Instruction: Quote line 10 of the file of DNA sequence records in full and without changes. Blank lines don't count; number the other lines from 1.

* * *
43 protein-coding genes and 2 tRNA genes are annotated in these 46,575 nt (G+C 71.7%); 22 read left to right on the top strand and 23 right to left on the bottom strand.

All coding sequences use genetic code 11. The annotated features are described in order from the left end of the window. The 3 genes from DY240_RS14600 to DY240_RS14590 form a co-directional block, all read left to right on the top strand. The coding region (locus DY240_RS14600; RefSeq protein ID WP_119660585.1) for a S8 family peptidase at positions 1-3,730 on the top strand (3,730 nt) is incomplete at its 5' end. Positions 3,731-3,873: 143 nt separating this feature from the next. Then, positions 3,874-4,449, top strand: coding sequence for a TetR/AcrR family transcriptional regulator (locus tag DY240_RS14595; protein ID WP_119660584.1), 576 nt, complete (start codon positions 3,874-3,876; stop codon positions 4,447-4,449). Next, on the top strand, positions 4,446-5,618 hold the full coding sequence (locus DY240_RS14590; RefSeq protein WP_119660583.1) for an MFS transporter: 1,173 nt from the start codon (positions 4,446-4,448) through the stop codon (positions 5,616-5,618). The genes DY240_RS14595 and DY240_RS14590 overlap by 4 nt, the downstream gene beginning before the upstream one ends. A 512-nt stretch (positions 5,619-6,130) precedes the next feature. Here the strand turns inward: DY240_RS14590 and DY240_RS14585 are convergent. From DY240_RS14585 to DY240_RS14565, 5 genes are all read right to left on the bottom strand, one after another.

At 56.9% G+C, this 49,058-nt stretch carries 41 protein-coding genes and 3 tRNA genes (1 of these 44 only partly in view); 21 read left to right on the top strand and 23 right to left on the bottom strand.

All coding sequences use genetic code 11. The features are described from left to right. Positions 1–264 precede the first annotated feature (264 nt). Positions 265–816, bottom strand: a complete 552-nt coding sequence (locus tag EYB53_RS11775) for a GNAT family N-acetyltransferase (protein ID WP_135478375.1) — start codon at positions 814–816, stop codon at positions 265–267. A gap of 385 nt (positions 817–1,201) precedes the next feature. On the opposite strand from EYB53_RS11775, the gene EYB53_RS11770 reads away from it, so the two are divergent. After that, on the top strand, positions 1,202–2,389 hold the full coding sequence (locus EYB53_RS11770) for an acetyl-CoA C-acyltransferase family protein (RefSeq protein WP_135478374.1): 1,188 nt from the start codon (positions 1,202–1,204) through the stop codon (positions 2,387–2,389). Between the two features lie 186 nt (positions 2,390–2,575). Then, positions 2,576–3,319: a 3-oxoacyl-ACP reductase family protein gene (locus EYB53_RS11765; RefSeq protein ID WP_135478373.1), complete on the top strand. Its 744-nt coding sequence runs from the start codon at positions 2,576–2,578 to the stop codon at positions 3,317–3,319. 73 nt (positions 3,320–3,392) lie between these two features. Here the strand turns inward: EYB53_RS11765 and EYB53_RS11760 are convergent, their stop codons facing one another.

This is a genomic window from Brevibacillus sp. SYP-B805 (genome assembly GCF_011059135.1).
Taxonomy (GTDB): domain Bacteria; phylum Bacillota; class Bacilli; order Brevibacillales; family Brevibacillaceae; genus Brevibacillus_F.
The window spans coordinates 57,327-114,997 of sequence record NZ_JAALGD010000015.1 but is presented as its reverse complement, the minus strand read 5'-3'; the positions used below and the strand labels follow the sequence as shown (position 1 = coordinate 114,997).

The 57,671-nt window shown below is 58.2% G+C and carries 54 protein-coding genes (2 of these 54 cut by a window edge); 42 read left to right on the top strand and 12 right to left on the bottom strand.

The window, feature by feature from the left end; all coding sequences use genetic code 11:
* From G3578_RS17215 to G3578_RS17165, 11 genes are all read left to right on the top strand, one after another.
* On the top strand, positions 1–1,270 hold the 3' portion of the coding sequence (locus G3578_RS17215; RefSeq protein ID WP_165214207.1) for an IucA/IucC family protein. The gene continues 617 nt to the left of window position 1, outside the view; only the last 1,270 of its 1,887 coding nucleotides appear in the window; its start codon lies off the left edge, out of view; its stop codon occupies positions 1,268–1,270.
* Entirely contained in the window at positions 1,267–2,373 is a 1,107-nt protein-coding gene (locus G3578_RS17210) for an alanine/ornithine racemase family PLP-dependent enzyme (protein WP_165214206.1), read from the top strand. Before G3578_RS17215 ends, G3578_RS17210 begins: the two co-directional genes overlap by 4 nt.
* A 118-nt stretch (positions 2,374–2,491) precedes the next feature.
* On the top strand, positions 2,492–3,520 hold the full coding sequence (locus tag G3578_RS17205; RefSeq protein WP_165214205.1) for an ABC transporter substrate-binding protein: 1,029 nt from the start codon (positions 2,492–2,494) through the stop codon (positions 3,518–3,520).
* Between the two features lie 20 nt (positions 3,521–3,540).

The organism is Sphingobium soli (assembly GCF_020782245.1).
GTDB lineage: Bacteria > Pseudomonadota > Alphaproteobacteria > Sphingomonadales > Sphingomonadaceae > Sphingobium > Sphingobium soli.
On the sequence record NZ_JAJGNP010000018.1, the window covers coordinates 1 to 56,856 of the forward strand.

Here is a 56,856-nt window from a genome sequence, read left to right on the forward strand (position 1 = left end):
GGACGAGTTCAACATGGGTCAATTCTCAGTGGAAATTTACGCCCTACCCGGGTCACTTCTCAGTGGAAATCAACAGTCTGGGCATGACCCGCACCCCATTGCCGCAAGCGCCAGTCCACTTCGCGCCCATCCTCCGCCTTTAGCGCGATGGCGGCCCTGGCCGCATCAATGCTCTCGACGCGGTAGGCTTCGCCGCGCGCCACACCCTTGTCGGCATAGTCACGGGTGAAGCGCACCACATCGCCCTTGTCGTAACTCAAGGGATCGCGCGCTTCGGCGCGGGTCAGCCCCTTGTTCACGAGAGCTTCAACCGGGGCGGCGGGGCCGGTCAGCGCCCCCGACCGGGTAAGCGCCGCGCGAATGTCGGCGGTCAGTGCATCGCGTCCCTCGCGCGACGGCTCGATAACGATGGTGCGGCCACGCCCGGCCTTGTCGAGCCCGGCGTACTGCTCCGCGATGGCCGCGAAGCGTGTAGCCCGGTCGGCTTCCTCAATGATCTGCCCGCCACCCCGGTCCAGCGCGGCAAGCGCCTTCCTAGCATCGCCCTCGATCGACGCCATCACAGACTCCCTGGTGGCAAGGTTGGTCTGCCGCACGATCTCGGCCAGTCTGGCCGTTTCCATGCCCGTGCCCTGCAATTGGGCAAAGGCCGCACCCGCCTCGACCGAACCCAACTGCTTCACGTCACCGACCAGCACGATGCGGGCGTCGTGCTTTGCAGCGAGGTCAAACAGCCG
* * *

* From G3578_RS17215 to G3578_RS17165, 11 genes are all read left to right on the top strand, one after another.